BREMBO FINDS THE ANSWER ANALYSING the F1 and MotoGP braking response on the circuit of AUSTIN

MotoGP or Formula 1: which vehicle is faster? And which has better braking?


The Austin circuit is the testing ground to help answer the question on the minds of every enthusiast.
The Texan track is in fact one of the two (the other being Sepang) to host a competition for the 2 and 4 wheel World Racing Championship on the same circuit (5,513 metres long).



MotoGP will take to the Circuit of the Americas this weekend while Formula 1 will come to Texas on October 23 of this year. Backed by its experience as supplier of the leading teams of the two categories, Brembo is able to provide some extremely interesting information. First however, let us give you the technical specifications of the two prototypes:

Formula 1 MotoGP
Weight702 kg driver included157 kg rider excluded
EngineTurbo 1600 ccAspirated 1000 cc
Rims13 inches17 inches
Width Front tires245 mm125 mm
Length Rear tires325 mm190 mm
278 mm340 mm


Excluding the drivers or riders, a Formula 1 vehicle weighs four times a MotoGP bike and boasts a much more powerful engine (also for the presence of electric motors).


The tires are a whole different story: in comparison with a bike, Formula 1 single-seaters have more tires (4 instead of 2) and a more generous tread.


Furthermore, aside from tread width, the difference between F1 and MotoGP that counts is on the ground, meaning the contact surface of the tire with the asphalt which is extremely different due to the different make of car and bike tires.


While in F1 the width of the tire coincides with the footprint on the ground, in MotoGp this is only a fraction of the total tread width.



Let's compare their performance over a lap at the Austin circuit in 2015:               

Formula 1 MotoGP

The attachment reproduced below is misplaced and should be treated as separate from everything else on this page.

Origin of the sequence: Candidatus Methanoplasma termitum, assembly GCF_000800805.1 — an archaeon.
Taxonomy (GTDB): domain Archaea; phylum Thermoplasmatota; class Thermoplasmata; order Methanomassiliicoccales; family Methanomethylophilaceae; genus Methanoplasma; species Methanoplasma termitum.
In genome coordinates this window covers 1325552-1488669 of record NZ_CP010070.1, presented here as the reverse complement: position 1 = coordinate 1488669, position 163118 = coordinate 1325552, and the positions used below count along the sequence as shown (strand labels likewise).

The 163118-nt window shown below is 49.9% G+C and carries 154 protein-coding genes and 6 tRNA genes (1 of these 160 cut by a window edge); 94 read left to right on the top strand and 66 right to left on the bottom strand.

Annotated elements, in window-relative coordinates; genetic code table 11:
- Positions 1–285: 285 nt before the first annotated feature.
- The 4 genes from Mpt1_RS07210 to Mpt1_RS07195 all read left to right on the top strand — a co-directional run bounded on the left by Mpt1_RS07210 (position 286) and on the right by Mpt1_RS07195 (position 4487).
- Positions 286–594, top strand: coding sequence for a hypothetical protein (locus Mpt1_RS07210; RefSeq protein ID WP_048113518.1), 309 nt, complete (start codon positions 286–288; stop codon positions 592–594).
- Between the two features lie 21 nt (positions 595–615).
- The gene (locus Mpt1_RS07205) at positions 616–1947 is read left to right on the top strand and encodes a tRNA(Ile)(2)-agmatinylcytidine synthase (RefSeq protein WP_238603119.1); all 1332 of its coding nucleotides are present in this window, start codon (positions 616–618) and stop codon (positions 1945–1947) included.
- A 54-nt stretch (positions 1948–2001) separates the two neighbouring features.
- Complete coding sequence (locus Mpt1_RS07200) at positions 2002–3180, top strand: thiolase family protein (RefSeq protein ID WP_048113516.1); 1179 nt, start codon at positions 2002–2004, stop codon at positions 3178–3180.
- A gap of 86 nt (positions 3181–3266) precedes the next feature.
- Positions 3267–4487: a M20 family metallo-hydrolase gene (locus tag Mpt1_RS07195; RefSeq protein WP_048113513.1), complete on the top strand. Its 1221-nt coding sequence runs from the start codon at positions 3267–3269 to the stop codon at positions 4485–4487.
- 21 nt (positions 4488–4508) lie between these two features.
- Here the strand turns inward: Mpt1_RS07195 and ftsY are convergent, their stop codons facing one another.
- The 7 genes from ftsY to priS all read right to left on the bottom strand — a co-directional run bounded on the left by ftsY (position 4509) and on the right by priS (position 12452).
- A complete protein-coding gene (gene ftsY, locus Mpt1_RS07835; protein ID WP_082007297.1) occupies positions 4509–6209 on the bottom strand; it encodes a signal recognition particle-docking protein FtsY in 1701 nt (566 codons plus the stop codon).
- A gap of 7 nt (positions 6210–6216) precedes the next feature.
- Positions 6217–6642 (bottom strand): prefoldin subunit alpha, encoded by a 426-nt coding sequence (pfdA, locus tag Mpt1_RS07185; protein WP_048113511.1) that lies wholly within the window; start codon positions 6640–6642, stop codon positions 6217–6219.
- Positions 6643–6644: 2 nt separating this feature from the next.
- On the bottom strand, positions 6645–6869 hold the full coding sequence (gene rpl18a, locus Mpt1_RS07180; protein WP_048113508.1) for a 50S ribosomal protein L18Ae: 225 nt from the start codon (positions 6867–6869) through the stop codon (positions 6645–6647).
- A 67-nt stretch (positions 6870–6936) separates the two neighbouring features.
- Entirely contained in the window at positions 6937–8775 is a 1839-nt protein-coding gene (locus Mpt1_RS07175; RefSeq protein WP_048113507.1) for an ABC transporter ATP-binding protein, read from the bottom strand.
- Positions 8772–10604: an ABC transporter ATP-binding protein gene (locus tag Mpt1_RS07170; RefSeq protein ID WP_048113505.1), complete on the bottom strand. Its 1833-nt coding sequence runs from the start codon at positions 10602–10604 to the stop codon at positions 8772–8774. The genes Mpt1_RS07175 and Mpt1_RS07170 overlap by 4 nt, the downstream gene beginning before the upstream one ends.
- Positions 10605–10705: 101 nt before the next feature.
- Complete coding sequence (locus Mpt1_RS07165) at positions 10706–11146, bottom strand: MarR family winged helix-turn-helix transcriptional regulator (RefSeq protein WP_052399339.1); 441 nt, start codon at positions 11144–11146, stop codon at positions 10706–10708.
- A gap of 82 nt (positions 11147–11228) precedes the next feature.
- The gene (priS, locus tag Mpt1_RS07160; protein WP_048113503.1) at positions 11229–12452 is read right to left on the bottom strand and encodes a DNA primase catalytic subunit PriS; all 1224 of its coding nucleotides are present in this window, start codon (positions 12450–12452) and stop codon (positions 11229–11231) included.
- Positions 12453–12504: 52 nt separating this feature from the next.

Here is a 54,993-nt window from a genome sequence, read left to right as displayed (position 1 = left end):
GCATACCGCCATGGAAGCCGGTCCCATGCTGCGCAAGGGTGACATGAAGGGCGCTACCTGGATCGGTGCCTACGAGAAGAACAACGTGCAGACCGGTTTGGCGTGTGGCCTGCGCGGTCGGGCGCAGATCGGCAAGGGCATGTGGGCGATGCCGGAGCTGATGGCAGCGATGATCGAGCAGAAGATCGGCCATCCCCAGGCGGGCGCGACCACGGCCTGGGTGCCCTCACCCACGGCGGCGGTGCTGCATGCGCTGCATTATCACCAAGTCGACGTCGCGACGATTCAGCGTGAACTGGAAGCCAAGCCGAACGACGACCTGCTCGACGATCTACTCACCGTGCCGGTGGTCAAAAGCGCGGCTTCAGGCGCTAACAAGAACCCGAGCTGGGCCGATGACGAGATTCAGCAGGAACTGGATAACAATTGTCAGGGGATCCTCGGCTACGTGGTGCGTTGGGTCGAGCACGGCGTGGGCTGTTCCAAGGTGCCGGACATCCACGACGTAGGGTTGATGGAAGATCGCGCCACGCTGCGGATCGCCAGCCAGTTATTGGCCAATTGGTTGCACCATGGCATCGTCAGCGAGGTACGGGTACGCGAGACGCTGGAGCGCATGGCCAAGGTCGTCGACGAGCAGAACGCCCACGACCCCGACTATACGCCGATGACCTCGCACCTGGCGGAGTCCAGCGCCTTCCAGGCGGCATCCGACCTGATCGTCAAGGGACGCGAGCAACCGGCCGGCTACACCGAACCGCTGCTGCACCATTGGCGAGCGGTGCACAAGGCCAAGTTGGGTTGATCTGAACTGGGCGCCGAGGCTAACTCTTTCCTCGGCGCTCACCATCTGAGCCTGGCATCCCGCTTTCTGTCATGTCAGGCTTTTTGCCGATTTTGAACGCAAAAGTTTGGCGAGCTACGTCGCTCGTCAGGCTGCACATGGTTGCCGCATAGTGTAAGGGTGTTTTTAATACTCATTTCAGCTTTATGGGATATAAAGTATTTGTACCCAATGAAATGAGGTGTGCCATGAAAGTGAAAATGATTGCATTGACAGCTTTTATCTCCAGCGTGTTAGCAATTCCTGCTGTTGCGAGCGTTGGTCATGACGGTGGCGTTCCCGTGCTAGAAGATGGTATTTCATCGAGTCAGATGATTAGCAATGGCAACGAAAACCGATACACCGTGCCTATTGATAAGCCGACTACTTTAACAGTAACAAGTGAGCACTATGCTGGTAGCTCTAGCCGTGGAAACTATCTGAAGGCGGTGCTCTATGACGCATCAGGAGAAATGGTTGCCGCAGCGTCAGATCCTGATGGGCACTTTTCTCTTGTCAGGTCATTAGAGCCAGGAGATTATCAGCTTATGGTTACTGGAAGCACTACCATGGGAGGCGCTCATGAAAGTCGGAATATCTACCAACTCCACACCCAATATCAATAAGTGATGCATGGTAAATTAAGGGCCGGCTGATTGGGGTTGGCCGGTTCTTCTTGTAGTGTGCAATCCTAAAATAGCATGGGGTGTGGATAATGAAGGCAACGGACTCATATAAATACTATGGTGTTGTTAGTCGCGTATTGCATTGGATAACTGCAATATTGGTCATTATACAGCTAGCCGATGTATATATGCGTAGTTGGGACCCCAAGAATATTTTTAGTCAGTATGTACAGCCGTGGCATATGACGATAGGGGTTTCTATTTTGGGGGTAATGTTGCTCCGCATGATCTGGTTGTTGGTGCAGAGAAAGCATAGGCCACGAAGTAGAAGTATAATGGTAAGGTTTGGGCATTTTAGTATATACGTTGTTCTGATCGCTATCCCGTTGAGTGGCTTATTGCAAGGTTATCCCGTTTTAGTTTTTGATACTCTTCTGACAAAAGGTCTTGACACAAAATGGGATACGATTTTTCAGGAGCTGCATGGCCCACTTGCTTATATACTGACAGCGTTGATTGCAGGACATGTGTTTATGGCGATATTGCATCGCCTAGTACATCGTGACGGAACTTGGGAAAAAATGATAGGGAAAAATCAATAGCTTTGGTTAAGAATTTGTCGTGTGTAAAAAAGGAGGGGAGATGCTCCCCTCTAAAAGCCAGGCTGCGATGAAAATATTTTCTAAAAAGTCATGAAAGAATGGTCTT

Best racing time1'40''666 2'04''251
Highest racing speed
332,3 km/h 344,2 km/h

Comparing the best lap during the 2015 competition, the gap between Formula 1 and MotoGp is somewhere around twenty seconds. Maximum speeds place MotoGP ahead of Formula 1.


The limits of MotoGP are essentially two:


1) The time required to reduce speed when facing a curve

2) Speed while in a curve


Both are attributable to several factors mainly including:


A) the different dynamics of the two vehicles, where MotoGP must take into account the tilt limit of the vehicle.


B) the substantial difference due to the aerodynamic load, non-existent on a MotoGP bike, but heavily influencing the deceleration values of an F1 car.


C) the significant difference of the footprint left by the tires of both vehicles.


To clarify point 1 let's refer to three situations derived from the data taken by Brembo in the past at Austin:

Formula 1MotoGP
Braking time at curve 90,9 seconds2,2 seconds
Braking time at curve 111,5 seconds4,6 seconds
Braking time at curve 121,4 seconds 5,9 seconds


The braking speeds below, always at Austin, are representative of point 2:

Formula 1 MotoGP
Curve 1 entrance speed73 km/h60 km/h
Curve 19 entrance speed169 km/h115 km/h
Curve 20 entrance speed95 km/h75 km/h

Obviously, even bike braking distances are longer at Austin:

Formula 1 MotoGP
Braking distance at curve 1126 metres 206 metres
Braking distance at curve 12128 metres 300 metres
Braking distance at curve 19 70 metres115 metres


Not surprisingly, according to the Brembo engineers that assist the competitions in the field, at Austin riders of MotoGP spend 23 percent of the race braking while F1 drivers only 18 percent.


A difference that determines significantly different lap times.


The explanation is rather simple: the Formula 1 vehicles can immediately discharge the entire braking torque to the ground as they do not have issues with balance while MotoGP riders are forced to dose the force as the risk of flipping over a 2-wheel vehicle is high.


In addition, the single-seaters have a ground footprint of the four treads that is well over four times that of a MotoGP bike: naturally, the greater the footprint, the greater the opportunity to discharge the braking torque to the ground.



This is why the decelerations that the riders and drivers face are in line with the characteristics of the vehicles that they command:

Formula 1 MotoGP
Average decelration4g0,8g
Maximum deceleration (curve 12)5,7g 1,8g

The only aspect in common between the two categories at Austin is the effort required by the braking systems: Brembo engineers have classified both as medium difficulty